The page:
A brachioplasty or an arm reduction is a plastic surgical procedure that aims to remove excess skin and fat between the armpits and the elbows. It is appropriate for individuals who have undergone significant weight loss and as a result have excess skin and fat in this area. It is important that potential patients are in good general health and that weight is stable for at least a year.
Before & Afters
Frequently Asked Questions
An arm reduction is performed in fit and healthy individuals and takes approximately 2 hours. You will be admitted on the day of surgery and the procedure is done under a general anaesthetic. You will usually need to stay overnight although in some circumstances you may be able to go home the same day. The excess skin and fat is removed through an incision on the underside of the arm and the wound is stitched closed. Dressings are applied and a drain is usually inserted which is removed prior to discharge.
Occasionally the procedure is combined with liposuction to improve the overall outcome. There should be minimal post-operative pain which is easily controlled with oral pain killers. Full recovery usually takes between 4-6 weeks. Return to work will be dependent on the nature of your occupation and to exercise should be gradual. The scar quality from an arm reduction is generally good but requires 6-12 months to completely mature. During this period of maturation, the scars can be red and raised. Occasionally, scars can become lumpy and stretched.
You will be seen a week after your surgery to check that all is healing well and again at 3 months to ensure you are happy with the result.
An arm reduction is a routine operation with good outcomes in the majority of patients however it is important to understand the risks and complications that can occur with an arm reduction procedure
Scarring : You will have a scar that runs from your armpit to your elbow on the inside of your arm, similar in position to a shirt seam. Scars can be red and raised initially but mature over a period of 6-12 months, eventually turning white and fading. Occasionally scars can remain lumpy or stretched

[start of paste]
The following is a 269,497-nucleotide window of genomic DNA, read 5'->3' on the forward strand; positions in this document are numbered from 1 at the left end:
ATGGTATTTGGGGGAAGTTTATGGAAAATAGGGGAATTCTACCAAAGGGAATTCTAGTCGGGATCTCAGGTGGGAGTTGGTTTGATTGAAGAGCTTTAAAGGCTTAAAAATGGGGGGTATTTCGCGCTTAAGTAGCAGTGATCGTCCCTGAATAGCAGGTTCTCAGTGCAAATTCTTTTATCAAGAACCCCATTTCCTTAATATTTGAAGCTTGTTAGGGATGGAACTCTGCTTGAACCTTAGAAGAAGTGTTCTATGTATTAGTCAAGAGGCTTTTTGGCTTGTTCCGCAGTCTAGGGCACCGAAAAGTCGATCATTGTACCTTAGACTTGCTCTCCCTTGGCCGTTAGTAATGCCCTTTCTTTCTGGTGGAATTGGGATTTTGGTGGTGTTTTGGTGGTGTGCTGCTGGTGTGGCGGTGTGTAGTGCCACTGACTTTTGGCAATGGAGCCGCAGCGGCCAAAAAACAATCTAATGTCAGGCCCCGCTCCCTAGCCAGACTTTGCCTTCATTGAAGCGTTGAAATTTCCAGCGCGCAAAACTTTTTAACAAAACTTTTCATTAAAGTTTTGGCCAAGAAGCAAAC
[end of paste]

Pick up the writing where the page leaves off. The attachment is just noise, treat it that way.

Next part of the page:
Asymmetry : There may be some asymmetry with occasional dog ears at the end of the scars. This can be revised under local anaesthetic if it is a problem
Haematoma : Some patients may bleed and develop a haematoma after transfer back to the ward. If this occurs, a return to theatre will be required to control the bleeding
Wound infection : During the healing process, wound problems such as infections may occur requiring antibiotics
Wound breakdown : Wound breakdowns are usually minor and can be managed simply with dressings. Larger wound breakdowns with skin loss are rare, but can be problematic and result in delayed healing and worse scarring
Seroma : Occasionally, fluid collections called seromas can occur which can simply be drained with a needle
Numbness : Patients usually also have an area of altered sensation or numbness around the scar which is permanent
General complications : A general anesthetic carries the risk of blood clots forming in the legs or lungs which are serious. Precautions such as blood thinning injections and compression stockings are used to reduce this risk.
Further information is available here in this Body Contouring guide